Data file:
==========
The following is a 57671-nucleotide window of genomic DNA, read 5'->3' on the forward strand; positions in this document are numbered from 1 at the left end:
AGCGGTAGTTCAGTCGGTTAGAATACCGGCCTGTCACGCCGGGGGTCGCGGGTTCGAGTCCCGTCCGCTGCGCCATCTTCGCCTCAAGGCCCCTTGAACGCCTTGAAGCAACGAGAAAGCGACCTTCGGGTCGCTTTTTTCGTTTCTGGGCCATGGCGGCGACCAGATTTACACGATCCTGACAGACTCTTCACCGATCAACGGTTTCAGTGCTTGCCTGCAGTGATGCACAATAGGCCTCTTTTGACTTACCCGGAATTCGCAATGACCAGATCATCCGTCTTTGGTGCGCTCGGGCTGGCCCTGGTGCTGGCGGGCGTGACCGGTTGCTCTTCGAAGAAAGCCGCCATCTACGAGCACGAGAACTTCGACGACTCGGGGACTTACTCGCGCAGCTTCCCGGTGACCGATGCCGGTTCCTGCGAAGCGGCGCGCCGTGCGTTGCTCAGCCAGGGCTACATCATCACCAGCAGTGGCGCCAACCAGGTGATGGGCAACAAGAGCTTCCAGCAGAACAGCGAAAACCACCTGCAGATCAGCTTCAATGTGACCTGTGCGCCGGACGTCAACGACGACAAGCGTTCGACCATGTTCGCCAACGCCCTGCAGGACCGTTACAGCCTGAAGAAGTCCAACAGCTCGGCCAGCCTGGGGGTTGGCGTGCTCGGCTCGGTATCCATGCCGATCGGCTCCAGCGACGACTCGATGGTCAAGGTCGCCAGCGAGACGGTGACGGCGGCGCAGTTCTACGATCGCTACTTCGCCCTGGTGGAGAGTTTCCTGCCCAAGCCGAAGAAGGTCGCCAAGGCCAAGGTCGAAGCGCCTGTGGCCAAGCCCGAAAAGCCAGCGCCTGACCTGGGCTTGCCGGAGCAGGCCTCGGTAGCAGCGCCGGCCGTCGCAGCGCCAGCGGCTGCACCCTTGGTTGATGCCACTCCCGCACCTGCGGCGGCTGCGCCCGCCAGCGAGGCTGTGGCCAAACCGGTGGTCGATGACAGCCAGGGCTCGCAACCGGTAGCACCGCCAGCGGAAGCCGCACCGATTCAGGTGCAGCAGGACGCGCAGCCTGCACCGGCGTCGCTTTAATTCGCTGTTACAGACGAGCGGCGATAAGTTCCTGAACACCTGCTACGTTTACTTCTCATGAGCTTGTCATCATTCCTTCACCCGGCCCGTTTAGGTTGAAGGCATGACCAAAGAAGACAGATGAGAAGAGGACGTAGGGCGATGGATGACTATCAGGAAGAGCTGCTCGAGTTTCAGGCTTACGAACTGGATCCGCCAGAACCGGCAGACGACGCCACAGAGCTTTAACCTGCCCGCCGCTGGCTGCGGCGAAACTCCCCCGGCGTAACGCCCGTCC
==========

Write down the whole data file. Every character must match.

The following is a 57671-nucleotide window of genomic DNA, read 5'->3' on the forward strand; positions in this document are numbered from 1 at the left end:
AGCGGTAGTTCAGTCGGTTAGAATACCGGCCTGTCACGCCGGGGGTCGCGGGTTCGAGTCCCGTCCGCTGCGCCATCTTCGCCTCAAGGCCCCTTGAACGCCTTGAAGCAACGAGAAAGCGACCTTCGGGTCGCTTTTTTCGTTTCTGGGCCATGGCGGCGACCAGATTTACACGATCCTGACAGACTCTTCACCGATCAACGGTTTCAGTGCTTGCCTGCAGTGATGCACAATAGGCCTCTTTTGACTTACCCGGAATTCGCAATGACCAGATCATCCGTCTTTGGTGCGCTCGGGCTGGCCCTGGTGCTGGCGGGCGTGACCGGTTGCTCTTCGAAGAAAGCCGCCATCTACGAGCACGAGAACTTCGACGACTCGGGGACTTACTCGCGCAGCTTCCCGGTGACCGATGCCGGTTCCTGCGAAGCGGCGCGCCGTGCGTTGCTCAGCCAGGGCTACATCATCACCAGCAGTGGCGCCAACCAGGTGATGGGCAACAAGAGCTTCCAGCAGAACAGCGAAAACCACCTGCAGATCAGCTTCAATGTGACCTGTGCGCCGGACGTCAACGACGACAAGCGTTCGACCATGTTCGCCAACGCCCTGCAGGACCGTTACAGCCTGAAGAAGTCCAACAGCTCGGCCAGCCTGGGGGTTGGCGTGCTCGGCTCGGTATCCATGCCGATCGGCTCCAGCGACGACTCGATGGTCAAGGTCGCCAGCGAGACGGTGACGGCGGCGCAGTTCTACGATCGCTACTTCGCCCTGGTGGAGAGTTTCCTGCCCAAGCCGAAGAAGGTCGCCAAGGCCAAGGTCGAAGCGCCTGTGGCCAAGCCCGAAAAGCCAGCGCCTGACCTGGGCTTGCCGGAGCAGGCCTCGGTAGCAGCGCCGGCCGTCGCAGCGCCAGCGGCTGCACCCTTGGTTGATGCCACTCCCGCACCTGCGGCGGCTGCGCCCGCCAGCGAGGCTGTGGCCAAACCGGTGGTCGATGACAGCCAGGGCTCGCAACCGGTAGCACCGCCAGCGGAAGCCGCACCGATTCAGGTGCAGCAGGACGCGCAGCCTGCACCGGCGTCGCTTTAATTCGCTGTTACAGACGAGCGGCGATAAGTTCCTGAACACCTGCTACGTTTACTTCTCATGAGCTTGTCATCATTCCTTCACCCGGCCCGTTTAGGTTGAAGGCATGACCAAAGAAGACAGATGAGAAGAGGACGTAGGGCGATGGATGACTATCAGGAAGAGCTGCTCGAGTTTCAGGCTTACGAACTGGATCCGCCAGAACCGGCAGACGACGCCACAGAGCTTTAACCTGCCCGCCGCTGGCTGCGGCGAAACTCCCCCGGCGTAACGCCCGTCC